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Family outdoor adventures
  We live in the outdoor playground of north central Washington.  This has to be one the best places to have a family if you are going to take advantage of all the outdoor opportunities that this region has to offer.  It is hard to believe that people can live in this region their whole life and never get into what this region has to offer.  People of north central Washington work hard, and play hard.  If I'm not at work or at home, we are either in the woods or on the water.  
  Fishing has been a incredible way for my family to pull together and find some common ground.  We have 2 happy healthy boys ages 7, and 11 (Oct. 2016) that have become avid outdoors men.   We spend time doing other outdoors activities like camping, rock hounding, picking huckleberries, and morel mushrooms.  Our boys understand that nature can provide things that are not typically available  to purchase in the department stores, and that natures bounty can better than any thing you can buy in the store.
  These family outdoor adventures give our family valuable skills, which is a huge reason we always go on these adventures as a family.  Solo trips are not a option in our house.  We are happy that our boys are gaining the skill sets necessary to target specific species.  Including various presentations, techniques, locations, and when to target specific species.
  This summer has been incredible.  We have encountered a  tremendous amount of wild life diversity this summer.  We got to fish for Kokanee with a black bear hanging out within throwing distance of our boat on Conconully lake.  We had the once in a lifetime opportunity to see a large mountain lion that jumped out in the road up Twisp river!  Our boys have seen deer, pelicans, eagles, osprey, snakes, bull frogs, Mormon  crickets, coyotes, raccoons, hawks, and many more critters.  It is the opportunity to see such diverse wildlife that will create these incredible memories that will stick with them for life.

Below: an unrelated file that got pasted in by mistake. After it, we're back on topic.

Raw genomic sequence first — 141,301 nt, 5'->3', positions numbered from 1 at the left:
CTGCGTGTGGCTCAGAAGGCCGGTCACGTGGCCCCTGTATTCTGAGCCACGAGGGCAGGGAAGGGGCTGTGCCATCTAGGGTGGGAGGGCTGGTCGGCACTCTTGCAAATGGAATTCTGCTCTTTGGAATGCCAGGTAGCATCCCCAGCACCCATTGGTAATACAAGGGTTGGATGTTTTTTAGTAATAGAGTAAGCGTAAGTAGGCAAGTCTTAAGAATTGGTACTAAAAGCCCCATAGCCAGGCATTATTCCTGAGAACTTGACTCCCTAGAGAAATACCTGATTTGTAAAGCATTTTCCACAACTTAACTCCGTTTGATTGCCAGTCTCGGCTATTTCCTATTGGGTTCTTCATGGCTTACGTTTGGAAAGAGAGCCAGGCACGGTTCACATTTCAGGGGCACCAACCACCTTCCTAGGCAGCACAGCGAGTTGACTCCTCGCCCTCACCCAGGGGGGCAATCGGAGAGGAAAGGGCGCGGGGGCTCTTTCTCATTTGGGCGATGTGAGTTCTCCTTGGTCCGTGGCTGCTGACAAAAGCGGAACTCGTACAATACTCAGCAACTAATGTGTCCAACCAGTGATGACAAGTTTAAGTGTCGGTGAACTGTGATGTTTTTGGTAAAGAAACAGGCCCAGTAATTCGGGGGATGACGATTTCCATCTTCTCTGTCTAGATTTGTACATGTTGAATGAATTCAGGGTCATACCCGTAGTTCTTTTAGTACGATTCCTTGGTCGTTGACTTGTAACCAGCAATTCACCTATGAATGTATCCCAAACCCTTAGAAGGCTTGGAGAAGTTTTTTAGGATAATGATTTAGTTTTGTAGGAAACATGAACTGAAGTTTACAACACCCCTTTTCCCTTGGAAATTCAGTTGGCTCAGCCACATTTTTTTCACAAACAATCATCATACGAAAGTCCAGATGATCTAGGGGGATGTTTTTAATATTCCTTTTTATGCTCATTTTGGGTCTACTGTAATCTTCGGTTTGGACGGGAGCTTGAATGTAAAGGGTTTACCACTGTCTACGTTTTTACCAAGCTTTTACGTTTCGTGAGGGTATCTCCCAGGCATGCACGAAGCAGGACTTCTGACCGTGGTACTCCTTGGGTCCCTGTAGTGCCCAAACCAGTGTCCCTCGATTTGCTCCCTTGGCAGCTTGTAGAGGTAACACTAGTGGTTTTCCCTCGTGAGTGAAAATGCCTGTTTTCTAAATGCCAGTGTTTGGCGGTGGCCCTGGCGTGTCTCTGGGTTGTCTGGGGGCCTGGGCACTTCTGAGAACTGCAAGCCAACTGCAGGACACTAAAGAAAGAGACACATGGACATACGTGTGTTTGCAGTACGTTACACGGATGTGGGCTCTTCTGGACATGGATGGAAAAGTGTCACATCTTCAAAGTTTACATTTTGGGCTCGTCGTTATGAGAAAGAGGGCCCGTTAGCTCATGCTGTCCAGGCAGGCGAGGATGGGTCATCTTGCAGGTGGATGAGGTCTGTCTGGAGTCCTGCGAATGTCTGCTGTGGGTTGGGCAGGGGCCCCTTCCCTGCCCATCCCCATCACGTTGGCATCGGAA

We go on these outdoor adventures as a family to build life long bonds, give our boys the skill sets necessary to be safe in the wild, and share their knowledge with their family when the time comes.  Fishing teaches patients, staying power, problem solving, knot tying, aquatic species knowledge, importance of conservation, confidence, how to prepare and clean fish, and how to stay in the moment.  Another great aspect of taking our boys fishing is it teaches them that no matter how good you are at doing something you will not always succeed at the task you set out to do, and that is okay.
  The bond that fishing has created between my wife, our kids and myself has grown tremendously through the summer.  We have had some incredible moments.  For example, we had a moment where I had just lost a dandy Kokanee and was busy getting that pole ready to go again, and all heck breaks loose and the down rigger pole goes off!  Our boys spring to action.  Our 7 year old frees the pole from the holder and down rigger, sets the hook and with some expert net work from his big brother lands the largest Kokanee of the year for the old Bent Hook Pontoon.  What a moment to watch... speechless!  Another favorite moment was watching our 11 year old land his first walleye ever.  We had the bottom bouncers going with slow death rig heading down stream near the mouth of the Okanogan river and WAMO!  Tyler was all over it. A hefty hook set on the Ugly Stick and the fight was on with a absolute dandy 18" walleye.  What a great first walleye, so proud of him.